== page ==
Boiler Insulation

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glue-itcom

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With the tiny vertical boiler I made I managed to estimate the thermal conductivity of the multi-layer insulation:
  1. Teflon sheet – a thin baking sheet wrap
  2. Medium weight paper wrap
  3. Polythene – this was a thick clear polythene bag
  4. Medium weight paper wrap
  5. Air gap – created using thin wood veneer strips
  6. Bog oak outer layer
This gave me an estimated thermal conductivity of 0.06W/mK



This insulation had a reasonable thickness of around 4mm, hence the overall insulation was rather good.

With the miniature traction engine I'm making I need to shrink this insulation down to ~1.5mm in thickness. The multi-layer insulators that were originally design to keep liquid hydrogen cold are interesting as the thermal conductivity is several orders of magnitude better than this. However, you still need enough space to isolate the layers.

So I have made a new boiler thermal test object to try some different approaches.

I have just tested:
  1. Teflon
  2. paper
  3. aluminium foil
  4. paper
  5. aluminium foil
  6. paper
  7. Brass outer wrap
This looks rather good, just need to run some calculations and I will post the results.

I'm thinking of trying perforated paper and hence add air pockets and reflective foil. Also, I need to try a thin sheet of silicon.

However, I would be interested in ideas for testing.
 

William May

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You might want to consider a material called "FibreFrax". It is a direct replacement for asbestos, and comes in thin sheets, and also in pads of different thicknesses, for wrapping around a boiler.
Although the pads look very puffy, when you wrap a small locomotive boiler with them, and then put the outer brass shell over them, the material squishes right down and becomes a very thin layer.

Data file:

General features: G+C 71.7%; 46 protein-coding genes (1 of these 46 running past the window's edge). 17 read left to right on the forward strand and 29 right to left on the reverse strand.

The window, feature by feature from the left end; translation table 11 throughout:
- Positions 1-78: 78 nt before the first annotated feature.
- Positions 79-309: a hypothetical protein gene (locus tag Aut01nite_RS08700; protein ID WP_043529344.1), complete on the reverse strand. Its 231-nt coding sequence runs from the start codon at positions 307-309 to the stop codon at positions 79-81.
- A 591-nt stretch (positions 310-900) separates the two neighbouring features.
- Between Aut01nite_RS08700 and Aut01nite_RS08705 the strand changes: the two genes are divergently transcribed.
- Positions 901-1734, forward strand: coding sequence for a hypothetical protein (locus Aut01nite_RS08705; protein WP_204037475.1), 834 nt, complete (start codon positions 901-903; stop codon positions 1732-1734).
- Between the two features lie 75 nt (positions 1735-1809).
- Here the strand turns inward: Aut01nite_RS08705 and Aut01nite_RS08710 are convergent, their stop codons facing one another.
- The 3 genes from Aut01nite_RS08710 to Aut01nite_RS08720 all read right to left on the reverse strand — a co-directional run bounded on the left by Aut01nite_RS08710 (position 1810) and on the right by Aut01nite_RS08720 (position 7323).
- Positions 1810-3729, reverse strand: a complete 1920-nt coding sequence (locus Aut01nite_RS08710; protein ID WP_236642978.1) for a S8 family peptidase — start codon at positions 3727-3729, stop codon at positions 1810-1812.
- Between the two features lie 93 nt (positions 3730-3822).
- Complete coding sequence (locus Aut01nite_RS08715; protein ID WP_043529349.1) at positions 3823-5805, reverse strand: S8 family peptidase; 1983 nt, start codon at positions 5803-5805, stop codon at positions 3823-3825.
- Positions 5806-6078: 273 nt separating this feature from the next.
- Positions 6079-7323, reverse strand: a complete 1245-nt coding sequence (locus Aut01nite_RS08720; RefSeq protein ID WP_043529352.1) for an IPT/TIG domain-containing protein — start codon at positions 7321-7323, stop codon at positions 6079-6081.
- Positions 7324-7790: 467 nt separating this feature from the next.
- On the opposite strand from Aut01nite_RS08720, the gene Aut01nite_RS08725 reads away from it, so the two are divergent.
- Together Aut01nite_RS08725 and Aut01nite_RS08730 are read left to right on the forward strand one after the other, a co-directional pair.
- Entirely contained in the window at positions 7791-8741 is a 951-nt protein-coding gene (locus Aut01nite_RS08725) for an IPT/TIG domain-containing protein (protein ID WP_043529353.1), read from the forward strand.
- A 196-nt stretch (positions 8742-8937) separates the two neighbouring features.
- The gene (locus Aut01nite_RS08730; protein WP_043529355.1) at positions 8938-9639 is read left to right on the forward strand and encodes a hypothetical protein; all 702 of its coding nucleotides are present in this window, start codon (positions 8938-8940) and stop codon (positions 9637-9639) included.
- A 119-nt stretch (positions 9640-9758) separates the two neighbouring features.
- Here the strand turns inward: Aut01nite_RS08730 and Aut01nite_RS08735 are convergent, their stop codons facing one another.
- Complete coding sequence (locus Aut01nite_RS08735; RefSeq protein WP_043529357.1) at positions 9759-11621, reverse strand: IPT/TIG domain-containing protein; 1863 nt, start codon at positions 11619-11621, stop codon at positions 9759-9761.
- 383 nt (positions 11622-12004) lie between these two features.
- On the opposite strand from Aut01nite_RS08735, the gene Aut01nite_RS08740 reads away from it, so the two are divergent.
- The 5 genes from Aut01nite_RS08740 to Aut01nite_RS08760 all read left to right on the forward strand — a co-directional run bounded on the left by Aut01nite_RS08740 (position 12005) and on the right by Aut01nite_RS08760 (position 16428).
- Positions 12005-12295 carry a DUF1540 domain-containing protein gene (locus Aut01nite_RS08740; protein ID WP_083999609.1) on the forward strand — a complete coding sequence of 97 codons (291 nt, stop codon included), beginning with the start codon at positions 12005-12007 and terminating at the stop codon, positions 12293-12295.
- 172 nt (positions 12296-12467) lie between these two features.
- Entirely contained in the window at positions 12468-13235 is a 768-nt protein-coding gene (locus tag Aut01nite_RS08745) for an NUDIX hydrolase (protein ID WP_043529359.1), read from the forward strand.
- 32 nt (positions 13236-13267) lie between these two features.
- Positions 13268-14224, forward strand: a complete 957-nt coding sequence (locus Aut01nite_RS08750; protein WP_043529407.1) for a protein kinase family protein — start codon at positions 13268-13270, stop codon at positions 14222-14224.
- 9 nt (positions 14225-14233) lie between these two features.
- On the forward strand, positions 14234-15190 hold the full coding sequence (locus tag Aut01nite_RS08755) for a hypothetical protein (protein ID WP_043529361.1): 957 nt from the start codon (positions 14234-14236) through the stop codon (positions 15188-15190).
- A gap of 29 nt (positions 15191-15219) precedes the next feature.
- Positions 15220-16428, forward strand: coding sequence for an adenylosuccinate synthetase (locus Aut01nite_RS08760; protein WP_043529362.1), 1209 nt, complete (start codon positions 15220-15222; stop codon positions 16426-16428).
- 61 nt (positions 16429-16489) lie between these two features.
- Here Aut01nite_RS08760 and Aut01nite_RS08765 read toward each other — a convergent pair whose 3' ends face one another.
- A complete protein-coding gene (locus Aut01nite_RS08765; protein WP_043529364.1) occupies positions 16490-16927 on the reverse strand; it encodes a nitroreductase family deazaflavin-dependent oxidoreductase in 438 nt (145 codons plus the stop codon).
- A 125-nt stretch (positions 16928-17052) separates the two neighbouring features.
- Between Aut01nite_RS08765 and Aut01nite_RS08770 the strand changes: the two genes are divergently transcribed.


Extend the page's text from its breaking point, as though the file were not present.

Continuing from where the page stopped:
glue-itcom

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You might want to consider a material called "FibreFrax". It is a direct replacement for asbestos, and comes in thin sheets, and also in pads of different thicknesses, for wrapping around a boiler.
Although the pads look very puffy, when you wrap a small locomotive boiler with them, and then put the outer brass shell over them, the material squishes right down and becomes a very thin layer.
Hi William, I have some ceramic blanket material for my kiln, will have a go. Thanks, Nigel
 

glue-itcom

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I've done some initial testing and repeat testing to see if the cooling curve is repeatable.


and it's looking rather good. I can work with this.

As you can see, each test is around 2 hours by the time I've set it up, heated it up and then it's cooled down to below 60°C - so all of the tests might take some time.....
 

glue-itcom

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In the meantime and whilst I'm waiting for things to cool down ;) I have been looking at the modelling of this lumped boiler test object. OK, it's a very simple model, but it's still worth listing out the assumptions:
  • Lumped point mass.
  • Single temperature measurement represents the temperature of the object.
  • Heat capacity does not change with temperature.
  • Local air temperature represents ambient conditions.
  • Local ambient conditions are uniform throughout testing.
  • Heat is only considered to be lost through ends of the object and copper surface.
  • Heat lost through the end is just a function of object temperature and not test insulation.
  • Mass and heat capacity of the object is just the mild steel core and copper shell.
 

glue-itcom

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The unclad versus maximum (is it maximum?) insulation has now been tested and the data shows a significant difference. I think enough to bookend the problem. Quite frankly my test object would be better if it was about 300mm long to make the losses at the ends less significant. However, for now I can test a range of insulation between these bounds.

 

Jasonb

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Kaowool is good and often used on models, comes in 1.5mm sheets.

I'd be worried about your paper taking on moisture or even water and becoming a soggy mess
 

glue-itcom

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Kaowool is good and often used on models, comes in 1.5mm sheets.

I'd be worried about your paper taking on moisture or even water and becoming a soggy mess
I'm testing some ceramic fibre matting, will plot this against the other things I've tested. The issue is that any ceramic based material tends to break down and go to powder over time. I've been using a teflon sheet as a first wrap. I will try silicon. I assume I can buy kaowool from any good model engineering supplier?
 

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